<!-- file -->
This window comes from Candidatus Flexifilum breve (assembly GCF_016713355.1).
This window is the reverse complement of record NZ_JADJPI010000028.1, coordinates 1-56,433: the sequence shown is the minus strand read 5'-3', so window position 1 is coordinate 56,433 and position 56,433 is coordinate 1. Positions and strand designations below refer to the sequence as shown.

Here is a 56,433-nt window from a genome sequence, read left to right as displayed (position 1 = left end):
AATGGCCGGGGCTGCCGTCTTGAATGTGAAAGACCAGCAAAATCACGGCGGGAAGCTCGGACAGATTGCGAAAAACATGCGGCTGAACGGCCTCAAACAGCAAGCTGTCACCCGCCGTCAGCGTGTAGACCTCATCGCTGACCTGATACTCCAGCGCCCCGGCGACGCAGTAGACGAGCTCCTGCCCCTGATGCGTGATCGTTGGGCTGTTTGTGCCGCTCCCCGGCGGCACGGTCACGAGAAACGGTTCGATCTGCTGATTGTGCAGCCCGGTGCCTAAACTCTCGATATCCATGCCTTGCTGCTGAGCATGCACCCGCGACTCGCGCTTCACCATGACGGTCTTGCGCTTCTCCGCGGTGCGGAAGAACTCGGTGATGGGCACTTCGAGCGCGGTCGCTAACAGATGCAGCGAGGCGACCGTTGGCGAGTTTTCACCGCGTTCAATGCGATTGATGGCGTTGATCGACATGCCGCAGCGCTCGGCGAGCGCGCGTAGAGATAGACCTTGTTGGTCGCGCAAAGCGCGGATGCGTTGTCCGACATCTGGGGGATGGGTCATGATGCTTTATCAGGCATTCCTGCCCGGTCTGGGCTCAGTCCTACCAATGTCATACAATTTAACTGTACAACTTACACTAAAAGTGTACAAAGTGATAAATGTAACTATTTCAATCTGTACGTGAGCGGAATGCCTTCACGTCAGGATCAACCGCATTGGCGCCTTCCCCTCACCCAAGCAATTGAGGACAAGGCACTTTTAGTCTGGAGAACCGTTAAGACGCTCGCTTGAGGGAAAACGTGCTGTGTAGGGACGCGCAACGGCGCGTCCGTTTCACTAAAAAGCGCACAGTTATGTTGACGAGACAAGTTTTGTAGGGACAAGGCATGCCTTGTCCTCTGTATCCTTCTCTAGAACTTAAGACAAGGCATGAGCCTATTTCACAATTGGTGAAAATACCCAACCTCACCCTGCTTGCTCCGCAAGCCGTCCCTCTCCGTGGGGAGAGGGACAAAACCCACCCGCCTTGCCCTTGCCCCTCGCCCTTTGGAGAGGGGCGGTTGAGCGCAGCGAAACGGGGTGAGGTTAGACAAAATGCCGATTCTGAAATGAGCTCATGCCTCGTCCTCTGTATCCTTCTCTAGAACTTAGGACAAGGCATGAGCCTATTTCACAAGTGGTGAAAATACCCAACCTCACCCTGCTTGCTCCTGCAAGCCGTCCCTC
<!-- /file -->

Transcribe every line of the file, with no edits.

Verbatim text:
This window comes from Candidatus Flexifilum breve (assembly GCF_016713355.1).
This window is the reverse complement of record NZ_JADJPI010000028.1, coordinates 1-56,433: the sequence shown is the minus strand read 5'-3', so window position 1 is coordinate 56,433 and position 56,433 is coordinate 1. Positions and strand designations below refer to the sequence as shown.

Here is a 56,433-nt window from a genome sequence, read left to right as displayed (position 1 = left end):
AATGGCCGGGGCTGCCGTCTTGAATGTGAAAGACCAGCAAAATCACGGCGGGAAGCTCGGACAGATTGCGAAAAACATGCGGCTGAACGGCCTCAAACAGCAAGCTGTCACCCGCCGTCAGCGTGTAGACCTCATCGCTGACCTGATACTCCAGCGCCCCGGCGACGCAGTAGACGAGCTCCTGCCCCTGATGCGTGATCGTTGGGCTGTTTGTGCCGCTCCCCGGCGGCACGGTCACGAGAAACGGTTCGATCTGCTGATTGTGCAGCCCGGTGCCTAAACTCTCGATATCCATGCCTTGCTGCTGAGCATGCACCCGCGACTCGCGCTTCACCATGACGGTCTTGCGCTTCTCCGCGGTGCGGAAGAACTCGGTGATGGGCACTTCGAGCGCGGTCGCTAACAGATGCAGCGAGGCGACCGTTGGCGAGTTTTCACCGCGTTCAATGCGATTGATGGCGTTGATCGACATGCCGCAGCGCTCGGCGAGCGCGCGTAGAGATAGACCTTGTTGGTCGCGCAAAGCGCGGATGCGTTGTCCGACATCTGGGGGATGGGTCATGATGCTTTATCAGGCATTCCTGCCCGGTCTGGGCTCAGTCCTACCAATGTCATACAATTTAACTGTACAACTTACACTAAAAGTGTACAAAGTGATAAATGTAACTATTTCAATCTGTACGTGAGCGGAATGCCTTCACGTCAGGATCAACCGCATTGGCGCCTTCCCCTCACCCAAGCAATTGAGGACAAGGCACTTTTAGTCTGGAGAACCGTTAAGACGCTCGCTTGAGGGAAAACGTGCTGTGTAGGGACGCGCAACGGCGCGTCCGTTTCACTAAAAAGCGCACAGTTATGTTGACGAGACAAGTTTTGTAGGGACAAGGCATGCCTTGTCCTCTGTATCCTTCTCTAGAACTTAAGACAAGGCATGAGCCTATTTCACAATTGGTGAAAATACCCAACCTCACCCTGCTTGCTCCGCAAGCCGTCCCTCTCCGTGGGGAGAGGGACAAAACCCACCCGCCTTGCCCTTGCCCCTCGCCCTTTGGAGAGGGGCGGTTGAGCGCAGCGAAACGGGGTGAGGTTAGACAAAATGCCGATTCTGAAATGAGCTCATGCCTCGTCCTCTGTATCCTTCTCTAGAACTTAGGACAAGGCATGAGCCTATTTCACAAGTGGTGAAAATACCCAACCTCACCCTGCTTGCTCCTGCAAGCCGTCCCTC